category: Faculty Emeriti - In Honor Of

Sue Champion Camp

Professor Emerita of Business Administration

Sue Camp

Dr. Sue Champion Camp was born in Shelby, N.C., to W.H. and Gladys Champion. Her father owned a small grocery store where family members worked and much of the community shopped. She worked at the store and learned much about entrepreneurship, hard work, business ethics, and increasing the bottom line.

After graduating from Shelby High School, Camp attended Appalachian State University (Boone, N.C.) for two years and then returned to Shelby and married Charles Camp. About three years later, the couple was blessed with a son, Charles Jr.  When he was 2 years old, Camp enrolled at Gardner-Webb and completed her degree in business administration. She taught three years at Cleveland Community College while working on her master’s degree at Winthrop University (Rock Hill, S.C.).

When she finished her master’s degree, Camp approached the GWU business department chair to ask for a recommendation to the University of Tennessee doctoral program. The chair agreed to provide one but said, “I would rather have you come to work here instead.” Within two months, she was teaching at GWU and working on her doctorate. “I was graduated from Gardner-Webb in 1973 and came to work at my alma mater in 1976,” she related. “I just couldn’t believe that I had changed sides of the desk in less than three years.”  

Camp describes herself as a self-diagnosed workaholic. She completed her doctoral studies in 1987, successfully combining her teaching career, student career, wife and mom career, and writing career. Her first textbook was published by McGraw-Hill Publishing Company in 1980. She has now authored or co-authored more than 25 textbooks and workbooks. Some of these publications were adapted for the international market. The book topics ranged from developing proofreading and editing skills to improving English and business communication competencies. Other publications include articles, instructors’ manuals, teaching ancillaries, and a limited amount of ghost writing. She also wrote a biography of Charles I. Dover, an astute business executive and GWU benefactor. Gardner-Webb published this book, which was later translated into Japanese. Based primarily on her business communication publications, she was invited to speak at events and conferences and made presentations in about 20 states.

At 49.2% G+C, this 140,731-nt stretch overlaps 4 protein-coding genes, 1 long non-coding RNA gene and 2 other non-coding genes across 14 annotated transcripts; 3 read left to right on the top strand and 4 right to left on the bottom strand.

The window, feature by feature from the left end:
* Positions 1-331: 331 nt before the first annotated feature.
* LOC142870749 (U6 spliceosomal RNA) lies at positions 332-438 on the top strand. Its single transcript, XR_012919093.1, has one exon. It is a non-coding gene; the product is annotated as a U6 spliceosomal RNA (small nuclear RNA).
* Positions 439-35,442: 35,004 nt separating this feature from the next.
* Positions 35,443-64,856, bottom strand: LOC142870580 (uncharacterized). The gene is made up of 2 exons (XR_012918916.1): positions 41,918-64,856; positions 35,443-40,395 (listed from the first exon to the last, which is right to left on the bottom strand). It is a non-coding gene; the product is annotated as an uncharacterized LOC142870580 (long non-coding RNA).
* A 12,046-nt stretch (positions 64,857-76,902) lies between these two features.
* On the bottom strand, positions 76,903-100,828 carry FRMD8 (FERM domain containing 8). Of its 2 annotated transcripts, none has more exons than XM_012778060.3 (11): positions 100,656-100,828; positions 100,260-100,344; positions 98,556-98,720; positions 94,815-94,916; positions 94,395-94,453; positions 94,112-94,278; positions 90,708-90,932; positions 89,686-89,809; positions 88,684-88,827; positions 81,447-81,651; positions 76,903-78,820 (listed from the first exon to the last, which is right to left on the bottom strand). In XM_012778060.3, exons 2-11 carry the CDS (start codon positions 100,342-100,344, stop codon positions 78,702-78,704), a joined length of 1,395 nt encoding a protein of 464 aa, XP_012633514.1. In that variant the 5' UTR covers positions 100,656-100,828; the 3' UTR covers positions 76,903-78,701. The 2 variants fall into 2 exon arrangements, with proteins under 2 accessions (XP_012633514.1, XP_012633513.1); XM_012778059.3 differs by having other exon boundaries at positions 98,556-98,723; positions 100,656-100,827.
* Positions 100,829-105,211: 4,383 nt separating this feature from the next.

During her tenure at Gardner-Webb, she served as department chair, retention director, self-study director, and chair of the faculty. She served as faculty marshal from 2007 until her retirement. She enjoyed her contact with students and sponsored Phi Beta Lambda, a business honor organization, and worked with the Student Senate for several years. She accompanied student groups to Washington, D.C., Atlanta, Ga., and Mexico. She took the initiative, and with help from School of Business faculty members, began an annual tradition of providing homemade chili and desserts for the students.

Alumni often contacted Camp to inform her how they applied the communication skills learned in her class. “Five of my former students have become University trustees. It is such a blessing to hear about the successes of my former students and to see photos of their families.”

She appreciated Gardner-Webb’s family atmosphere and the relationships built with faculty and staff. She and other women in the business school met for Bible study once a week. Camp also traveled with other colleagues to England, Egypt, Kenya, Israel, New York City, and Tanzania. Dr. Anthony Negbenebor, professor of economics and international business and Dean Emeritus of the Godbold School of Business, worked with her for nearly 30 years. “She was a maverick, a pacesetter, a pioneer and part of the blueprint here,” he praised.

Camp felt a responsibility to serve her community. She volunteered at several elementary schools, assisted in grant writing, and served on the board of a service organization. A member of the Boiling Springs Rotary Club, she was one of the first women Rotary presidents in North Carolina. She is a Paul Harris Fellow. 

Camp was honored to receive many awards during her career. She was presented The Women of Achievement Award by the University of Tennessee. For her educational consulting throughout Arkansas, she was named an official Arkansas Traveler by the state’s governor. She was recognized by two national business education magazines and was honored for participating in the national task force to establish communication competencies for kindergarten through post-secondary classes.

The Godbold School of Business honored her with The Faculty Scholarship Award and The Teaching Excellence Award. She was inducted into the GWU Gallery of Distinguished Alumni for significant service contributions. When she completed 40 years of university service, she was inducted into the Faith, Service and Leadership Hall of Fame. Only five other professors have achieved this award.

Camp retired Dec. 31, 2018, after teaching a total of 45 years—the last 42 at Gardner-Webb. Her main classroom objective was overall student success. “I feel like I can help students achieve their goals,” she offered, “because communication is important no matter which field each student chooses.”

During retirement, Camp enjoys traveling, pursuing writing and music interests, and spending time with family: son, Charles Jr. (Chip), his wife, Amber, and their sons and daughter-in-law, Charles III (Tripp) and wife Jill, and John Camp II.

Source: Personal Interview—Jackie Bridges

Written by GWU 2020 alumna Claire Coile

September 2020

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